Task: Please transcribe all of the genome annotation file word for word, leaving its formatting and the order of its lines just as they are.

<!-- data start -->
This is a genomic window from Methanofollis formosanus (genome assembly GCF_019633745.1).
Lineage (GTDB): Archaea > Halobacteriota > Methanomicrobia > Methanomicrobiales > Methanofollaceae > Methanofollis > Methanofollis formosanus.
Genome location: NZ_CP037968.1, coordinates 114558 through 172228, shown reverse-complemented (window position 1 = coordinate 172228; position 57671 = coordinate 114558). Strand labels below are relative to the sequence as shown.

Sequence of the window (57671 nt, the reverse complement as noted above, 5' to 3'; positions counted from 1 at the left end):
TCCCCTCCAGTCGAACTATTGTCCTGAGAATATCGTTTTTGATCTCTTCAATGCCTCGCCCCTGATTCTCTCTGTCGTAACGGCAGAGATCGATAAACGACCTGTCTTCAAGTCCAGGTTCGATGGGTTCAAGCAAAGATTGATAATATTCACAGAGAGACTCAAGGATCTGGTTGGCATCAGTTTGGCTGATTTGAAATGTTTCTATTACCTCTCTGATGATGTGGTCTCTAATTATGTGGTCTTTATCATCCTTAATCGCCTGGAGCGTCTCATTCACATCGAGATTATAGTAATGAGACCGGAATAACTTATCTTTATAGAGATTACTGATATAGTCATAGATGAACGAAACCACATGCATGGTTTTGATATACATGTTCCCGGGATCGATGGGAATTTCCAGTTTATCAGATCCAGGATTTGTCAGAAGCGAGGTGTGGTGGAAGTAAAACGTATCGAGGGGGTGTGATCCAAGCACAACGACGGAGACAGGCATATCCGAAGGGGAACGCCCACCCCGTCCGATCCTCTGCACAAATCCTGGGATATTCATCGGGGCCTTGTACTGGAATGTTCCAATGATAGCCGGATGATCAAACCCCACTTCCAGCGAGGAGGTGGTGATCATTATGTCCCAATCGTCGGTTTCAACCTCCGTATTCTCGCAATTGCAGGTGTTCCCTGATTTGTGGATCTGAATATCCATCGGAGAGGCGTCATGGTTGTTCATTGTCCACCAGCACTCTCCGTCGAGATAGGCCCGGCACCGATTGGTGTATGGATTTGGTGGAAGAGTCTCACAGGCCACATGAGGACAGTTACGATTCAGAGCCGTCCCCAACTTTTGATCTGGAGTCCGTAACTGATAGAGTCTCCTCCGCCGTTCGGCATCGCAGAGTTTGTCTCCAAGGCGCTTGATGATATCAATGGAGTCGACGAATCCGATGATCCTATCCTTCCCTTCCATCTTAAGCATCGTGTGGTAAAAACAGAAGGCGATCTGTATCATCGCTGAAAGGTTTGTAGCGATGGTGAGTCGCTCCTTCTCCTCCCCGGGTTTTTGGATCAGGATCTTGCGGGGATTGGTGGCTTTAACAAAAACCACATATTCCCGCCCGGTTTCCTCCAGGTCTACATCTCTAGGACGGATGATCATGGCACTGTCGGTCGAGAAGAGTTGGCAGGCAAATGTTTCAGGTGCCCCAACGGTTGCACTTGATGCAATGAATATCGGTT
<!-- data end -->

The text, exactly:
This is a genomic window from Methanofollis formosanus (genome assembly GCF_019633745.1).
Lineage (GTDB): Archaea > Halobacteriota > Methanomicrobia > Methanomicrobiales > Methanofollaceae > Methanofollis > Methanofollis formosanus.
Genome location: NZ_CP037968.1, coordinates 114558 through 172228, shown reverse-complemented (window position 1 = coordinate 172228; position 57671 = coordinate 114558). Strand labels below are relative to the sequence as shown.

Sequence of the window (57671 nt, the reverse complement as noted above, 5' to 3'; positions counted from 1 at the left end):
TCCCCTCCAGTCGAACTATTGTCCTGAGAATATCGTTTTTGATCTCTTCAATGCCTCGCCCCTGATTCTCTCTGTCGTAACGGCAGAGATCGATAAACGACCTGTCTTCAAGTCCAGGTTCGATGGGTTCAAGCAAAGATTGATAATATTCACAGAGAGACTCAAGGATCTGGTTGGCATCAGTTTGGCTGATTTGAAATGTTTCTATTACCTCTCTGATGATGTGGTCTCTAATTATGTGGTCTTTATCATCCTTAATCGCCTGGAGCGTCTCATTCACATCGAGATTATAGTAATGAGACCGGAATAACTTATCTTTATAGAGATTACTGATATAGTCATAGATGAACGAAACCACATGCATGGTTTTGATATACATGTTCCCGGGATCGATGGGAATTTCCAGTTTATCAGATCCAGGATTTGTCAGAAGCGAGGTGTGGTGGAAGTAAAACGTATCGAGGGGGTGTGATCCAAGCACAACGACGGAGACAGGCATATCCGAAGGGGAACGCCCACCCCGTCCGATCCTCTGCACAAATCCTGGGATATTCATCGGGGCCTTGTACTGGAATGTTCCAATGATAGCCGGATGATCAAACCCCACTTCCAGCGAGGAGGTGGTGATCATTATGTCCCAATCGTCGGTTTCAACCTCCGTATTCTCGCAATTGCAGGTGTTCCCTGATTTGTGGATCTGAATATCCATCGGAGAGGCGTCATGGTTGTTCATTGTCCACCAGCACTCTCCGTCGAGATAGGCCCGGCACCGATTGGTGTATGGATTTGGTGGAAGAGTCTCACAGGCCACATGAGGACAGTTACGATTCAGAGCCGTCCCCAACTTTTGATCTGGAGTCCGTAACTGATAGAGTCTCCTCCGCCGTTCGGCATCGCAGAGTTTGTCTCCAAGGCGCTTGATGATATCAATGGAGTCGACGAATCCGATGATCCTATCCTTCCCTTCCATCTTAAGCATCGTGTGGTAAAAACAGAAGGCGATCTGTATCATCGCTGAAAGGTTTGTAGCGATGGTGAGTCGCTCCTTCTCCTCCCCGGGTTTTTGGATCAGGATCTTGCGGGGATTGGTGGCTTTAACAAAAACCACATATTCCCGCCCGGTTTCCTCCAGGTCTACATCTCTAGGACGGATGATCATGGCACTGTCGGTCGAGAAGAGTTGGCAGGCAAATGTTTCAGGTGCCCCAACGGTTGCACTTGATGCAATGAATATCGGTT